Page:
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Shopper stunned to discover original price tag hidden inside thrifted dress: 'I feel like I won the lottery!'

"Wow! Go you!"

“Wow! Go you!”

Photo Credit: Reddit

Thrifters are known for finding hidden treasures, but this thrifter found literal treasure: a dress by Dolce and Gabbana worth more than $1,000 that they purchased for just $18 due to an error in pricing. 

The Redditor mentioned that the tag with the brand name and the original price was tucked in the dress, and they assumed that the staff didn't see it when they were sorting through items. 

The original dress sells for $1,250, and a used version is listed at $600. What makes the find even more perfect is that the Redditor says the dress fits impressively well. 

"I feel like I won the lottery!" the Redditor wrote. 

If this counts as winning the lottery, then it might be more commonplace than you'd think. Other thrifters have found high-value items, like a $1,500 Brooks Brothers coat and a wedding dress for just $20

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Overall, thrifting can save shoppers an average of $1,700 per year, according to one report. This makes it a great option for shopping on a budget — whether it's because you're trying to save up, or because your child outgrows their clothing each season and it's a cheaper way to replace their wardrobe. Just remember, once the clothes no longer fit, they can be resold or donated to be reused again.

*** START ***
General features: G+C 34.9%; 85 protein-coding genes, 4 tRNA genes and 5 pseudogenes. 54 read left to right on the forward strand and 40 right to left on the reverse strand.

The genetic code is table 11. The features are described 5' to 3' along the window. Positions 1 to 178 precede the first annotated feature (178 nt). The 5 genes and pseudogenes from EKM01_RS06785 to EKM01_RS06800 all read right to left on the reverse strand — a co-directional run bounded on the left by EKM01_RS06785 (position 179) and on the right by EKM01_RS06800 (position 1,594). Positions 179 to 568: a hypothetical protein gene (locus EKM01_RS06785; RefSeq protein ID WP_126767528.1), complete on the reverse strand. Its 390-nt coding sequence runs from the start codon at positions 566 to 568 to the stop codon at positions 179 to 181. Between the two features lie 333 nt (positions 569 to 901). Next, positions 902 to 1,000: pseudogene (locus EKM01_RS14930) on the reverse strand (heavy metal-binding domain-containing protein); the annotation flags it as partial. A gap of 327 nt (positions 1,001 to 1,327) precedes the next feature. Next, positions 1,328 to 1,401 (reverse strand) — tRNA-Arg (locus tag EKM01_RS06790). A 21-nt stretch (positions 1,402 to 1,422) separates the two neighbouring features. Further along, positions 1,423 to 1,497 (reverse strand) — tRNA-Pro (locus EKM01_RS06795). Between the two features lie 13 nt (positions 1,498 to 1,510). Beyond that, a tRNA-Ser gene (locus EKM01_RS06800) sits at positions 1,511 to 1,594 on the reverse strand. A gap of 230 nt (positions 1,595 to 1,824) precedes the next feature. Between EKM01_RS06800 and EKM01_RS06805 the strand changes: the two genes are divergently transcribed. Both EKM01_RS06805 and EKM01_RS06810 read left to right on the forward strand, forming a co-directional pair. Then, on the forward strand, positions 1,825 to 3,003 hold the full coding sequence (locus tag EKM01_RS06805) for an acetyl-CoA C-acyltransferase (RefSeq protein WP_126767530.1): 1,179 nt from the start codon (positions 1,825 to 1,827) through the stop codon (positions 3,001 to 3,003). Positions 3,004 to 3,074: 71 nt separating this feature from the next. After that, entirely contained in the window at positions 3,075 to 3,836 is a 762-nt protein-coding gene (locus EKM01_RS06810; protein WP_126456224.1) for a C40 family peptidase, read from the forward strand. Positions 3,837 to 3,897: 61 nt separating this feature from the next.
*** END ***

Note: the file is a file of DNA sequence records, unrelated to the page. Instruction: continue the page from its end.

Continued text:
Even if you're not the shopping or thrifting type, there are companies that will send you curated boxes of used clothing — allowing you the same luxury of great pieces for a low price. 

Plus, saving your money with secondhand clothing is also a great way to curb your environmental impact. 

The number of times that clothing is worn before being tossed has been decreasing, and clothing is now the top source of textile waste. To keep up with this demand, the garment industry creates 100 billion pieces of clothing each year — polluting the Earth's air and water in the process. 

Saving some money each year by thrifting even just a portion of your clothes will mean less demand and less clothing in landfills. Plus, you never know what items will be accidentally priced wrong and where you'll find a great deal. 

Other Redditors were thrilled for the original poster. "You did win the lottery!!! Congratulations," wrote one user, while others added, "Wow! Go you!" and, "Awesome find!" 

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